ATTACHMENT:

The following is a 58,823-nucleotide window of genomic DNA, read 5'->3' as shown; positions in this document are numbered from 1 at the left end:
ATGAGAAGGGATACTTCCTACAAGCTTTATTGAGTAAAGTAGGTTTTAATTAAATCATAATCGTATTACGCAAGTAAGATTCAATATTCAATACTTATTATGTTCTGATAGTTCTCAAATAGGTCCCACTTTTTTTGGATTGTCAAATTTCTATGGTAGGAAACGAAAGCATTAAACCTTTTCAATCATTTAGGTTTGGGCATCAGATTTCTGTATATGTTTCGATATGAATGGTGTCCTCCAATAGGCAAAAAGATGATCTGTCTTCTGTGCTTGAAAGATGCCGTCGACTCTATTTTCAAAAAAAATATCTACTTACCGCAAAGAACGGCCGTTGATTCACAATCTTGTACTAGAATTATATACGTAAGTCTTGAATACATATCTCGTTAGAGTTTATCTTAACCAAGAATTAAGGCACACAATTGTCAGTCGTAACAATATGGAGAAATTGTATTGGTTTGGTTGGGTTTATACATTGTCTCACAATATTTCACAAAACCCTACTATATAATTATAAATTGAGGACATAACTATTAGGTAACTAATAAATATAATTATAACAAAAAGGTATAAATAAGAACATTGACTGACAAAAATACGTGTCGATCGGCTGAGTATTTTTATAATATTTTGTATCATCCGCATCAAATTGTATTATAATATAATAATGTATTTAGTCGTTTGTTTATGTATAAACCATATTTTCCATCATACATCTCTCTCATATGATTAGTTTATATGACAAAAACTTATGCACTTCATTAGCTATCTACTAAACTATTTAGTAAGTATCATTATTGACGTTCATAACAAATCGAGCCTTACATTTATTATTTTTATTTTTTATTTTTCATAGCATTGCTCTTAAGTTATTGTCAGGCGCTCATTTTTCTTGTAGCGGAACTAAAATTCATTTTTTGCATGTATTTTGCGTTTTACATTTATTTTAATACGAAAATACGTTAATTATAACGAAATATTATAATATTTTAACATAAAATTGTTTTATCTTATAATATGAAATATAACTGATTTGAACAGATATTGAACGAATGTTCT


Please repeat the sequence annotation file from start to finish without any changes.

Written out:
The following is a 58,823-nucleotide window of genomic DNA, read 5'->3' as shown; positions in this document are numbered from 1 at the left end:
ATGAGAAGGGATACTTCCTACAAGCTTTATTGAGTAAAGTAGGTTTTAATTAAATCATAATCGTATTACGCAAGTAAGATTCAATATTCAATACTTATTATGTTCTGATAGTTCTCAAATAGGTCCCACTTTTTTTGGATTGTCAAATTTCTATGGTAGGAAACGAAAGCATTAAACCTTTTCAATCATTTAGGTTTGGGCATCAGATTTCTGTATATGTTTCGATATGAATGGTGTCCTCCAATAGGCAAAAAGATGATCTGTCTTCTGTGCTTGAAAGATGCCGTCGACTCTATTTTCAAAAAAAATATCTACTTACCGCAAAGAACGGCCGTTGATTCACAATCTTGTACTAGAATTATATACGTAAGTCTTGAATACATATCTCGTTAGAGTTTATCTTAACCAAGAATTAAGGCACACAATTGTCAGTCGTAACAATATGGAGAAATTGTATTGGTTTGGTTGGGTTTATACATTGTCTCACAATATTTCACAAAACCCTACTATATAATTATAAATTGAGGACATAACTATTAGGTAACTAATAAATATAATTATAACAAAAAGGTATAAATAAGAACATTGACTGACAAAAATACGTGTCGATCGGCTGAGTATTTTTATAATATTTTGTATCATCCGCATCAAATTGTATTATAATATAATAATGTATTTAGTCGTTTGTTTATGTATAAACCATATTTTCCATCATACATCTCTCTCATATGATTAGTTTATATGACAAAAACTTATGCACTTCATTAGCTATCTACTAAACTATTTAGTAAGTATCATTATTGACGTTCATAACAAATCGAGCCTTACATTTATTATTTTTATTTTTTATTTTTCATAGCATTGCTCTTAAGTTATTGTCAGGCGCTCATTTTTCTTGTAGCGGAACTAAAATTCATTTTTTGCATGTATTTTGCGTTTTACATTTATTTTAATACGAAAATACGTTAATTATAACGAAATATTATAATATTTTAACATAAAATTGTTTTATCTTATAATATGAAATATAACTGATTTGAACAGATATTGAACGAATGTTCT